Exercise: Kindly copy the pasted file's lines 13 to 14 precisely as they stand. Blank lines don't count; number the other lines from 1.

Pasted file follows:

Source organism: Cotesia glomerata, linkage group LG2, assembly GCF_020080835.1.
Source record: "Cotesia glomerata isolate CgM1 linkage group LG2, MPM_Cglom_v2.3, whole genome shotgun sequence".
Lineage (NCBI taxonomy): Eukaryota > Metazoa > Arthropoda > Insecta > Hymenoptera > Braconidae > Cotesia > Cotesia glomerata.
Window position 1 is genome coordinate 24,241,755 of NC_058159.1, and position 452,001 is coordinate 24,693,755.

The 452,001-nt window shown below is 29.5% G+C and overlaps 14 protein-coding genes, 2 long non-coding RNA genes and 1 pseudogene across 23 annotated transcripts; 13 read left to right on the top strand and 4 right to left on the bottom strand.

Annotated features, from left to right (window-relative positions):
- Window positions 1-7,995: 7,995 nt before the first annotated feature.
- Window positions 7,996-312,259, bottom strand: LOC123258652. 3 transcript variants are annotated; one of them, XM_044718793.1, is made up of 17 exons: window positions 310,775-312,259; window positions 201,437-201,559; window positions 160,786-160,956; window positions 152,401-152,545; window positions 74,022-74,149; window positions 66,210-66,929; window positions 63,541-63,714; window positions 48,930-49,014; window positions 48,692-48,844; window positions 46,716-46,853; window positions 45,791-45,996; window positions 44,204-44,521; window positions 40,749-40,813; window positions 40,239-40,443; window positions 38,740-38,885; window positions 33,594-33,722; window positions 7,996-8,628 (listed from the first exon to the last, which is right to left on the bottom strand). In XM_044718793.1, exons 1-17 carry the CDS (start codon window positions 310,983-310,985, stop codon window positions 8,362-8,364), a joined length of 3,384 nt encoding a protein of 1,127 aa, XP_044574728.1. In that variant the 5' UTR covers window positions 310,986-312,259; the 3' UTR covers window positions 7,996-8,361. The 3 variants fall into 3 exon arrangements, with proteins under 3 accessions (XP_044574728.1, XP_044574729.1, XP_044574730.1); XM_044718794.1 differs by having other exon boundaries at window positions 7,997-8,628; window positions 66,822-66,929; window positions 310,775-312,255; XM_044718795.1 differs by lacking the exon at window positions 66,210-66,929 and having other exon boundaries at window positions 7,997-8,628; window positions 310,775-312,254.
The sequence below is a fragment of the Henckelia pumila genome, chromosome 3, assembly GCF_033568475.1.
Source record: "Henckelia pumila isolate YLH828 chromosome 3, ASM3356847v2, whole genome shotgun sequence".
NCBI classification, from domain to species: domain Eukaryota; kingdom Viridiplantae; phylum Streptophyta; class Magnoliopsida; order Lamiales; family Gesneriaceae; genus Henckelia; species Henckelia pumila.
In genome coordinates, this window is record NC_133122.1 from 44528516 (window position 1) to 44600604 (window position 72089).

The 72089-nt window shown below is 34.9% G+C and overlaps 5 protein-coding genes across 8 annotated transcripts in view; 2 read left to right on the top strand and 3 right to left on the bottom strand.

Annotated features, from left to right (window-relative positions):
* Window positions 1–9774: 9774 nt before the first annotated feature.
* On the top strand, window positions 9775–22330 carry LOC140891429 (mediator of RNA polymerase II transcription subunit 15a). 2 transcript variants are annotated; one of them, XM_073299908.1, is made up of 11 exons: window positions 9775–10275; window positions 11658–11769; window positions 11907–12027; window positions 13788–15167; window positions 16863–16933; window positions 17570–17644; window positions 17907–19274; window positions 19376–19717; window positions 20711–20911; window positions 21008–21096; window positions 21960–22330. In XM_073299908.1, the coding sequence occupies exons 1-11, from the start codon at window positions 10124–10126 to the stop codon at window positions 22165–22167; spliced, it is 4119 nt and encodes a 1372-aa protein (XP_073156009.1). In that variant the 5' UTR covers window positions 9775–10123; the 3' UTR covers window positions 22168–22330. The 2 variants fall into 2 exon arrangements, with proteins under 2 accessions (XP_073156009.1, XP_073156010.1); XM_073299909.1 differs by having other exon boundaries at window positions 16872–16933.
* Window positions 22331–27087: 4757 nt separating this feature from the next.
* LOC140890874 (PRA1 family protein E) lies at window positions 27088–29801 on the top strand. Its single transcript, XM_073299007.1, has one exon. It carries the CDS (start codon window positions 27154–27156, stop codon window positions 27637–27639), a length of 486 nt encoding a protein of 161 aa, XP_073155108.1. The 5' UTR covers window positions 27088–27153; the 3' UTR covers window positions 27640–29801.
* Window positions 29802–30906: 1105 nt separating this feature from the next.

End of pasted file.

The 72089-nt window shown below is 34.9% G+C and overlaps 5 protein-coding genes across 8 annotated transcripts in view; 2 read left to right on the top strand and 3 right to left on the bottom strand.

Annotated features, from left to right (window-relative positions):